How do you improve upon a masterpiece? Would Van Gogh’s sunflowers look better if they were brightened up in Photoshop? Perhaps Exile on Main Street needs some AutoTune tweakery to smooth out Mick Jagger’s trademark drawl?
Such was the task facing Audi in replacing the A5, the car that designer Walter de Silva called his “masterpiece”. And as the main reason – probably the only reason – for choosing the A5 over the cheaper and more practical A4 saloon, style is vital. So Audi has played it safe, with a design that retains the familiar profile of the outgoing A5, but adds some visual muscle.
The most obvious change is the bulging ‘powerdomed’ bonnet which, in the case of the sporty S5 tested here, conceals a 354hp turbocharged V6. With Quattro four-wheel drive to boost traction, the S5 will blast to 62mph in 4.7 seconds – just 0.1 seconds behind a Porsche 911 Carrera. Yet it’s the car’s effortless pulling power that really impresses.
Thanks to two-stage turbo-charging, the S5 delivers maximum torque from just 1,370rpm – barely above tickover. That means you don’t need to work the engine hard to make rapid progress; overtakes are dispatched with a swift flex of the right ankle. The low-rev growl builds to a cultured V6 howl, punctuated by subtle pops from the four meaty tailpipes.
For all its speed, however, the S5 falls short when it comes to excitement. The downside to all that turbo-charged torque is you lose the intense, high rev drama of a powerful naturally-aspirated engine. The eight-speed automatic gearbox can be slow to react, too. Audi says the twin-clutch ’box fitted to the outgoing S5 can’t handle the new V6’s added oomph.
Fast and failsafe, the S5 made light work of a challenging test route through the Portuguese mountains. It’s enjoyable to drive, but not a car you’ll relish taking by the scruff of the neck. Like many S and RS-badged Audis of the past, its handling errs towards safe and neutral, rather than extroverted and playful. The steering doesn’t help either; it lacks any real feedback, and feels artificially heavy in Dynamic mode. On the right road, an Audi TT is far more fun.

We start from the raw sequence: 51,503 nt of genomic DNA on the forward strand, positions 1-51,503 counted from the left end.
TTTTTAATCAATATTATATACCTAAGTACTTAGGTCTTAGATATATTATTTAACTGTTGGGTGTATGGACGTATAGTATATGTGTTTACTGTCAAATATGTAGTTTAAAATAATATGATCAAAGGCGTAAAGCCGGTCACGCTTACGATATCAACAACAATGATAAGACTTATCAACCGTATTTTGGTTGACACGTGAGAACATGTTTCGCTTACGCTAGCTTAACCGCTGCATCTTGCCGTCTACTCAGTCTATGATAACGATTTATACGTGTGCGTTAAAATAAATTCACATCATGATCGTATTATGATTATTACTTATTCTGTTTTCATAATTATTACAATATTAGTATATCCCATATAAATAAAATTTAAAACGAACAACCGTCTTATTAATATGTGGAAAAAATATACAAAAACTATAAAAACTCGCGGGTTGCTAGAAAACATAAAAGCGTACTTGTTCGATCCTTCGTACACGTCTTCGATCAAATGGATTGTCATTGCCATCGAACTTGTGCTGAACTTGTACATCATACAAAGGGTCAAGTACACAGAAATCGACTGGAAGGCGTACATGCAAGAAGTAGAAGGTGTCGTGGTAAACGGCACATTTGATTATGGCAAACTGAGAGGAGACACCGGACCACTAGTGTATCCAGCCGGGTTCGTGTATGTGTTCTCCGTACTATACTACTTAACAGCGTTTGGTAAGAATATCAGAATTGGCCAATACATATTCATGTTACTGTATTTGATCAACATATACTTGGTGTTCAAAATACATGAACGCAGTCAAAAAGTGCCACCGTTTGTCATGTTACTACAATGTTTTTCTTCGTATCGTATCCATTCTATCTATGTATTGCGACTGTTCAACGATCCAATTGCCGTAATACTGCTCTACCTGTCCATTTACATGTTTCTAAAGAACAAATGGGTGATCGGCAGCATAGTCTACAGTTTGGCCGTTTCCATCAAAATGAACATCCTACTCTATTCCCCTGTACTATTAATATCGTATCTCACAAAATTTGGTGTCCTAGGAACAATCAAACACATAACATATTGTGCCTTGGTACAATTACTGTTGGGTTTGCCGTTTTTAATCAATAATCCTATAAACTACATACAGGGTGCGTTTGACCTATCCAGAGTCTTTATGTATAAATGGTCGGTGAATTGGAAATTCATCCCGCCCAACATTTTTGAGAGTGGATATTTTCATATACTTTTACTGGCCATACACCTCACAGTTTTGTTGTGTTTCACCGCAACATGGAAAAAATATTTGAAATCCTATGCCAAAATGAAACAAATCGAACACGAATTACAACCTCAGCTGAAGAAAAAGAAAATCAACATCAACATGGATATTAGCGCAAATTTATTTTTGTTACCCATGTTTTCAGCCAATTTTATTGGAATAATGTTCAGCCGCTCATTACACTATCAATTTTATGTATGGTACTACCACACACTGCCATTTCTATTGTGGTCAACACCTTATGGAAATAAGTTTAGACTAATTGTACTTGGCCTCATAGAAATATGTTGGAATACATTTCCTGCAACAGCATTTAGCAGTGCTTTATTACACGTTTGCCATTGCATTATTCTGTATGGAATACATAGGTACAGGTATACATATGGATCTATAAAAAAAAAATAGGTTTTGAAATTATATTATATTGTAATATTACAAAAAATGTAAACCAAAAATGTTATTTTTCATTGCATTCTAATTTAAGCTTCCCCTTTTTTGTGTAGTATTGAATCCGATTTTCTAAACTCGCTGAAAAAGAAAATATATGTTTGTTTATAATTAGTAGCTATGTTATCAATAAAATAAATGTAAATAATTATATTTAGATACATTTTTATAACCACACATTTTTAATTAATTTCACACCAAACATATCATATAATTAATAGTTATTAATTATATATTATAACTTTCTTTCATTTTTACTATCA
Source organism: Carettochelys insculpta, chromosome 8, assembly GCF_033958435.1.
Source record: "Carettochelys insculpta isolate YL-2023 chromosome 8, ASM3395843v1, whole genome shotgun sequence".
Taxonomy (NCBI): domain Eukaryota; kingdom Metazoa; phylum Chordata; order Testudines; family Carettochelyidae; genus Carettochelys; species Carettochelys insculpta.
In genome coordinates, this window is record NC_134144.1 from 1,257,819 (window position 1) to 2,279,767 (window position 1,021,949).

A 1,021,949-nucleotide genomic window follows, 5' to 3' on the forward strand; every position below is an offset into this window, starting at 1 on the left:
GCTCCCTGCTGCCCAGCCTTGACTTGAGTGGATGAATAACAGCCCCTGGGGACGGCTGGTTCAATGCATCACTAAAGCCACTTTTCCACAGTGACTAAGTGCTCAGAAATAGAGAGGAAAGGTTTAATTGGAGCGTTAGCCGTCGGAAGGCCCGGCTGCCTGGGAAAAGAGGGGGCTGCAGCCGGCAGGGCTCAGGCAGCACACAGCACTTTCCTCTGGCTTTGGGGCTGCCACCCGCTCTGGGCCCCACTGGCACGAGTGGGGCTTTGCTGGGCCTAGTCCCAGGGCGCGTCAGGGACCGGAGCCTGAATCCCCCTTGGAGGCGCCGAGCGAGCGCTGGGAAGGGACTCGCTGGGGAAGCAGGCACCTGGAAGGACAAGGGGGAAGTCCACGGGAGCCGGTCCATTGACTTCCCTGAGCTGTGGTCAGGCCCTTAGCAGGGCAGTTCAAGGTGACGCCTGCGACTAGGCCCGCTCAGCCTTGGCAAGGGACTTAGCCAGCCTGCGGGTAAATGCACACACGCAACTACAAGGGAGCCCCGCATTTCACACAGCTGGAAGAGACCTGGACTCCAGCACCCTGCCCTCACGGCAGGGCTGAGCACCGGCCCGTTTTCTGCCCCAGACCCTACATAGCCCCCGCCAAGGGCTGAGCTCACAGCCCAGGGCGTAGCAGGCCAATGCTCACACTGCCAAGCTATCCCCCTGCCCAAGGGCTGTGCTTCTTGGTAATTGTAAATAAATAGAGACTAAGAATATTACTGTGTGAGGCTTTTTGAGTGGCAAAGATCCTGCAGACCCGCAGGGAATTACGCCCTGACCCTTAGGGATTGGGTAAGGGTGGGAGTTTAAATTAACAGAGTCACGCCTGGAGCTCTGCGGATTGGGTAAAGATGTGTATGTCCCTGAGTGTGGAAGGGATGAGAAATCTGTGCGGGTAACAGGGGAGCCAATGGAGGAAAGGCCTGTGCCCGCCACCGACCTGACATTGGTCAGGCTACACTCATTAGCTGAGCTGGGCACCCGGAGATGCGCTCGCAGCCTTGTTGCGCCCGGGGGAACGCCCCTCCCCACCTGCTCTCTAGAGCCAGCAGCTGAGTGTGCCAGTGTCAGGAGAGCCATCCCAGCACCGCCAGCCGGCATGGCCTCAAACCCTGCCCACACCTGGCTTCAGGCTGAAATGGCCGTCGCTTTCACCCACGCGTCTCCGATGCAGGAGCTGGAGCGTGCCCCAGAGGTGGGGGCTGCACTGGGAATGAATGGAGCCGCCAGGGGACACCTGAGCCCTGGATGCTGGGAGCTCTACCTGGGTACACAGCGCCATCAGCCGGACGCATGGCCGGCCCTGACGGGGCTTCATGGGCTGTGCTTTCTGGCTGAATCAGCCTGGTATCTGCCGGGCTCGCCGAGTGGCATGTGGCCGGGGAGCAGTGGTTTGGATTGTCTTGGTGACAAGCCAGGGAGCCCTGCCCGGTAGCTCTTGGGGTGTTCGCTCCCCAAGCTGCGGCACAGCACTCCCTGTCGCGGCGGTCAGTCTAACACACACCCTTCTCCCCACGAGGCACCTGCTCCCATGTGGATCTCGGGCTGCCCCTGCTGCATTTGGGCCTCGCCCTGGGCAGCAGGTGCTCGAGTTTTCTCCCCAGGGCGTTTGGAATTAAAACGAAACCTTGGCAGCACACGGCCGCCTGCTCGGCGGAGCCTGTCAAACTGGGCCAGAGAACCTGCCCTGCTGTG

Where the A5 scores over the TT – and most of its rivals – is practicality. Its 465 litre boot trumps the rival BMW 4 Series (370 litres) and Mercedes C class coupe (400 litres). And while it remains a strict fourseater, adults up to 5ft 10in can get comfortable in the back. That said, if you regularly carry passengers, best wait for the fivedoor A5 Sportback – due in January 2017.
Let’s remain inside the car for a moment, though, because its interior really is something special. Everything you see and touch smacks of obsessive attention to detail. And Audi’s Virtual Cockpit, which swaps traditional dials for a customisable 12.3in TFT screen, looks fabulous. Shame it’s a £450 option. I’m also a big fan of Audi’s MMI media system, which gains a touchpad controller and optional in-car internet with a flat fee for unlimited data use.
Trace the S5’s lineage and you soon arrive at Audi’s much-loved Ur Quattro, the square-jawed 1980s icon that revolutionised rallying and became a TV star in Ashes to Ashes (in the first season, Life on Mars, DCI Gene Hunt drove a Ford Cortina). Today, the Quattro is a bona fide classic, yet I can’t see the S5 making petrolheads go weak at the knees in decades to come. It’s stylish, fast, superbly built and even relatively practical. But while the flagship A5 is an easy car to respect, it’s a difficult one to love.
Tim Pitt works for motoringresearch.com